By Ginger Robitaille,
PHR – Director of Career Services & HR Generalist, Turning the Corner, LLC
Your resume is your main ticket to getting hired.
It sets the first impression — ALWAYS. It is important that you tailor your resume to the job posting and make sure you are relevant. Turn those job descriptions into accomplishments that showcase your skills. Pooling together your personal, educational backgrounds, and accomplishments may be easy but there could still be a flaw to your resume — that is, there are words that shouldn’t even be there in the first place. Think twice about using these words in your resume!
1. Highly qualified
This one brags too much about what you can offer to the company. It also sets high expectations on you. Failing to deliver especially during the interview will just turn your prospective employers off.
You don’t have to write this in your resume as you are already clarifying the position you are applying for. The word also suggests that you are after what you could get from the position, and not from what you can do for the company. Instead, focus on your skills, accomplishments, and qualities.
3. Team player
On the whole, every employee needs and is expected to be a team player. Besides, it leaves room for a lot of interpretation. What kind of team player are you? How much hard work are you willing to provide? Be specific with your qualities.
The problem with this word is that you sound too ambitious for the employer’s taste. It’s cliché, too. Use strong words and vivid adjectives to describe yourself.
This doesn’t sound professional and is not appropriate in formal documents such as resumes and cover letters.
In contrast, this one sounds rigid, as if you’re going to be the next president of the company. Unless you’re applying for that position — and even if you were, it’s still not advisable — skip the drama and authority issue.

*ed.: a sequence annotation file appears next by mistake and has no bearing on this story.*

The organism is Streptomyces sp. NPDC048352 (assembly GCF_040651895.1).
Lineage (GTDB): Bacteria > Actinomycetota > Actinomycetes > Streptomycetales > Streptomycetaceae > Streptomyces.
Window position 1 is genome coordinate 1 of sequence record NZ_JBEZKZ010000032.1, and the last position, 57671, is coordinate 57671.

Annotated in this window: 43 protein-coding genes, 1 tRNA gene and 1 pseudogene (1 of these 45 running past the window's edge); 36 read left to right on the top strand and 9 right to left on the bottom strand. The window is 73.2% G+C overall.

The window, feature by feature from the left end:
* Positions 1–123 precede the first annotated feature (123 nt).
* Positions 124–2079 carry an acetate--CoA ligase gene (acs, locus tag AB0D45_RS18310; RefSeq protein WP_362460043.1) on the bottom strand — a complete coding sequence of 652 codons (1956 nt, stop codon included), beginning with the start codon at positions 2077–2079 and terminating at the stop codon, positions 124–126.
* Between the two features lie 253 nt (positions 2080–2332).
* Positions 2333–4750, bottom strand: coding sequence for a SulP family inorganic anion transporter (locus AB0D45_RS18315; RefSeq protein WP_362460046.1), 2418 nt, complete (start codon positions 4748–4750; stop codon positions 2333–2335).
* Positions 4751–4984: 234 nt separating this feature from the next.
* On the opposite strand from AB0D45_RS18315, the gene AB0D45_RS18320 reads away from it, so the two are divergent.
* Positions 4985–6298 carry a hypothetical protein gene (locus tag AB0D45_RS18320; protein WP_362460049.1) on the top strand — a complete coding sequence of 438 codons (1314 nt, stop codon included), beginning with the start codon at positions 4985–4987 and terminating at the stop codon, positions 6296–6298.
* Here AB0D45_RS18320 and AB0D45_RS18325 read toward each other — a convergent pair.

Unfortunately, this doesn’t mean much to a company unless you specify those things or qualities that make you proactive. Employers would be interested in what you can do, not in what you are or think yourself to be.
No, this isn’t a talent show. You don’t have to say how talented you are.
No, this is not a celebrity show either.
This word will only make you look every inch the rule-breaker.
14. Best of breed
Not only this makes you look like some sort of animal trained for a special position, but it also sounds vague. You want to pass off as a unique individual.
You seem old and could be “over-qualified” for the job you are applying for.
It gives creepy vibes as to what kind of employee you are. It might even scare your potential employer off.
17. Proficiency in MS Office applications
This one is basic. Above everything else, you SHOULD know how to type documents, use the spreadsheet, and prepare PowerPoint presentations. All kids study this in junior year.
Unless you are so sure that you could turn in documents ahead of time and show up for work on time every day, putting this in your resume is a bad idea.
19. People person
It is healthy to socialize with your colleagues, so what exactly do you do when you’re a people person? Gossip mongers are also people persons. Noisy and boisterous employees who like to chat with their co-workers are also “people persons.”
There’s no sense in referring to yourself in the first person. It is your resume, after all.
Your resume gets one chance to make a first impression. Be concise, convincing, and use these tips to help you get the interview!
Contact us here if you need help with your resume or give us a call at 720.446.8876. Our certified team of resume writers can produce results that makes you stand out in a crowd, emphasizing your strengths, skills and experience, and help you get that interview. We would be happy to help you reach your goals!